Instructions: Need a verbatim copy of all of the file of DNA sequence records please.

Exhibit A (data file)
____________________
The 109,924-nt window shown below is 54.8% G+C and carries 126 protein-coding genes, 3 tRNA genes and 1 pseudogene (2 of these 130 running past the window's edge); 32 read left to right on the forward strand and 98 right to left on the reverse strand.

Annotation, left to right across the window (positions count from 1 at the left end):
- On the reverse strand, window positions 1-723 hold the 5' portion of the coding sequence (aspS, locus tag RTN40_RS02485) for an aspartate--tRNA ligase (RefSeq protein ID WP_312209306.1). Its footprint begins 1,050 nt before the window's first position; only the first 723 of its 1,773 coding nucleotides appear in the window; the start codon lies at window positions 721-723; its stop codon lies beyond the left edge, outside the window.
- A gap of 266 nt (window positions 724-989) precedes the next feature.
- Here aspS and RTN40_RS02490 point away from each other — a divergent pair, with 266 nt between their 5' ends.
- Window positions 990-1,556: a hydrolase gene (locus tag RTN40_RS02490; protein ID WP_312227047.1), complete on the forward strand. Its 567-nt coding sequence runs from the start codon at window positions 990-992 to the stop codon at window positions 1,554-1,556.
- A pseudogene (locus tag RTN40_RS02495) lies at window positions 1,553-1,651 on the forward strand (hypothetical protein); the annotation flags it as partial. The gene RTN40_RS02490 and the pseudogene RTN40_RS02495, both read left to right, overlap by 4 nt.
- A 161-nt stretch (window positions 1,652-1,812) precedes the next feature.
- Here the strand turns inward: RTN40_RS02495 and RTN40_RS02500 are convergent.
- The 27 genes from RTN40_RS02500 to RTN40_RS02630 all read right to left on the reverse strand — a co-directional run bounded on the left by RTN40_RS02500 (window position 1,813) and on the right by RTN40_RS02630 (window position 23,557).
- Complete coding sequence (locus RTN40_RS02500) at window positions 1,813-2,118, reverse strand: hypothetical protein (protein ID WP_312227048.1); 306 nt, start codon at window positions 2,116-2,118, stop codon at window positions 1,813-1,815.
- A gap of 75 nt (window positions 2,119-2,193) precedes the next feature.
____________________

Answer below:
The 109,924-nt window shown below is 54.8% G+C and carries 126 protein-coding genes, 3 tRNA genes and 1 pseudogene (2 of these 130 running past the window's edge); 32 read left to right on the forward strand and 98 right to left on the reverse strand.

Annotation, left to right across the window (positions count from 1 at the left end):
- On the reverse strand, window positions 1-723 hold the 5' portion of the coding sequence (aspS, locus tag RTN40_RS02485) for an aspartate--tRNA ligase (RefSeq protein ID WP_312209306.1). Its footprint begins 1,050 nt before the window's first position; only the first 723 of its 1,773 coding nucleotides appear in the window; the start codon lies at window positions 721-723; its stop codon lies beyond the left edge, outside the window.
- A gap of 266 nt (window positions 724-989) precedes the next feature.
- Here aspS and RTN40_RS02490 point away from each other — a divergent pair, with 266 nt between their 5' ends.
- Window positions 990-1,556: a hydrolase gene (locus tag RTN40_RS02490; protein ID WP_312227047.1), complete on the forward strand. Its 567-nt coding sequence runs from the start codon at window positions 990-992 to the stop codon at window positions 1,554-1,556.
- A pseudogene (locus tag RTN40_RS02495) lies at window positions 1,553-1,651 on the forward strand (hypothetical protein); the annotation flags it as partial. The gene RTN40_RS02490 and the pseudogene RTN40_RS02495, both read left to right, overlap by 4 nt.
- A 161-nt stretch (window positions 1,652-1,812) precedes the next feature.
- Here the strand turns inward: RTN40_RS02495 and RTN40_RS02500 are convergent.
- The 27 genes from RTN40_RS02500 to RTN40_RS02630 all read right to left on the reverse strand — a co-directional run bounded on the left by RTN40_RS02500 (window position 1,813) and on the right by RTN40_RS02630 (window position 23,557).
- Complete coding sequence (locus RTN40_RS02500) at window positions 1,813-2,118, reverse strand: hypothetical protein (protein ID WP_312227048.1); 306 nt, start codon at window positions 2,116-2,118, stop codon at window positions 1,813-1,815.
- A gap of 75 nt (window positions 2,119-2,193) precedes the next feature.